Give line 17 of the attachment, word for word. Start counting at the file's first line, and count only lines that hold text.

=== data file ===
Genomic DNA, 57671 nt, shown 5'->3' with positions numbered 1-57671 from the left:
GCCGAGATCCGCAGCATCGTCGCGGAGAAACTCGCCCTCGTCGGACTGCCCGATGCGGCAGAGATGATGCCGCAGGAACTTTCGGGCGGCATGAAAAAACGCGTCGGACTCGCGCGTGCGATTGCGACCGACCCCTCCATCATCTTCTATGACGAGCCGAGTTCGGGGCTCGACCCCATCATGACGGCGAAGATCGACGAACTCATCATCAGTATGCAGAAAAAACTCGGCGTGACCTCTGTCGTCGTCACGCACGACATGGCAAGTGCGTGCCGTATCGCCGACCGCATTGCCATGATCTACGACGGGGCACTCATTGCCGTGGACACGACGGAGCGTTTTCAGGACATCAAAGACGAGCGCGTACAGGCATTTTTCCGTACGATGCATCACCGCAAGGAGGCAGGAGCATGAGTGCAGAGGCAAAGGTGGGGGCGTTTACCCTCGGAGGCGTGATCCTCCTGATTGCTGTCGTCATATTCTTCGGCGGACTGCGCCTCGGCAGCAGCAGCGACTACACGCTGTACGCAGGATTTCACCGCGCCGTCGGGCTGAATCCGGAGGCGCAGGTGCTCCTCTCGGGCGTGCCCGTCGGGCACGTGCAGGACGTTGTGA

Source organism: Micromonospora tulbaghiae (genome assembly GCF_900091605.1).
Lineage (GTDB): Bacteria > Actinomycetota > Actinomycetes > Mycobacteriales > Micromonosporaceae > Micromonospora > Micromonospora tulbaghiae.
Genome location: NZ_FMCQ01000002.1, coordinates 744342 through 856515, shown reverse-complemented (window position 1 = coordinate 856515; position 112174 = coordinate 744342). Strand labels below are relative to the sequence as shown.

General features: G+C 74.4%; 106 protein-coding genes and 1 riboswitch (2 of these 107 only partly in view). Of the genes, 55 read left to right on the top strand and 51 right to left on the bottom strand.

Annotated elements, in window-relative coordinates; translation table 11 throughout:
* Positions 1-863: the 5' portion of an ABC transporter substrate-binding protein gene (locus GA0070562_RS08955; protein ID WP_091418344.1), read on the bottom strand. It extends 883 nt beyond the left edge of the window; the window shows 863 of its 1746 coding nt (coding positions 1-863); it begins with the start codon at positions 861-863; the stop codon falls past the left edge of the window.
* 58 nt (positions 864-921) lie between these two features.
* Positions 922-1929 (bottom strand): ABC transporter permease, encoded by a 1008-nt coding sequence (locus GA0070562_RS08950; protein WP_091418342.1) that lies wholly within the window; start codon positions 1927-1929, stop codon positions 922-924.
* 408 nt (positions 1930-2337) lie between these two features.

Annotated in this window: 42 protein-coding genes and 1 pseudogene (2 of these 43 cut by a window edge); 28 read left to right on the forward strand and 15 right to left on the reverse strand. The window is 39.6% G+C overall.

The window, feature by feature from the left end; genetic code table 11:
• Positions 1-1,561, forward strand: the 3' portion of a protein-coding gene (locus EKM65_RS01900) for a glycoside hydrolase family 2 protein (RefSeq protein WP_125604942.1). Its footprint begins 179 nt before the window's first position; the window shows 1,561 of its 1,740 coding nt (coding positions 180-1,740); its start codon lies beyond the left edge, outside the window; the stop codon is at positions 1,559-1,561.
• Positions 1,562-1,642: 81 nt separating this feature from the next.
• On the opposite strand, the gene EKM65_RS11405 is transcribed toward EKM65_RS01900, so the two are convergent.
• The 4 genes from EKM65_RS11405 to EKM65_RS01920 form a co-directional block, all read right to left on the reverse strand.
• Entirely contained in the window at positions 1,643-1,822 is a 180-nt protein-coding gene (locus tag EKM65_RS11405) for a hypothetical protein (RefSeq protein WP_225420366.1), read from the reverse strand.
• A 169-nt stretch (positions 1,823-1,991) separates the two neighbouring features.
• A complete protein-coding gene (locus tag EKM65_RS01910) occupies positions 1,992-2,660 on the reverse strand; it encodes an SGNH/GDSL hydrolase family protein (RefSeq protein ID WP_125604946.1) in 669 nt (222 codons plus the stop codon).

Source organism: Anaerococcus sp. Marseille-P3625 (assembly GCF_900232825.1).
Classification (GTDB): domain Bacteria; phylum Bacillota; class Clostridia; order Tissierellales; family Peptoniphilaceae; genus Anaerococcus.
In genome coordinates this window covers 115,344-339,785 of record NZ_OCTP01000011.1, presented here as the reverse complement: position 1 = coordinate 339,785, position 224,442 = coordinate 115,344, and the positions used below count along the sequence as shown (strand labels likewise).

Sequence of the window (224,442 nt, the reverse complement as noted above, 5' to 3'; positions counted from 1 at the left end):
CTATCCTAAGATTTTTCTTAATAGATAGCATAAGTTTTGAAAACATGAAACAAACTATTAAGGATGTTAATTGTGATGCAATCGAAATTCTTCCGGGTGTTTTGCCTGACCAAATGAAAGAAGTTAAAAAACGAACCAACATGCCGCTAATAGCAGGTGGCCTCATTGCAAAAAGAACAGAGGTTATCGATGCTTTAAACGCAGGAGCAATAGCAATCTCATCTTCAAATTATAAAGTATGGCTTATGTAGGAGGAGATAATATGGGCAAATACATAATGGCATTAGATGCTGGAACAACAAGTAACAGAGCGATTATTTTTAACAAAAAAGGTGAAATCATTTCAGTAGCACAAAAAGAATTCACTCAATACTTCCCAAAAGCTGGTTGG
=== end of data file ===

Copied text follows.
• The 4 genes from EKM65_RS11405 to EKM65_RS01920 form a co-directional block, all read right to left on the reverse strand.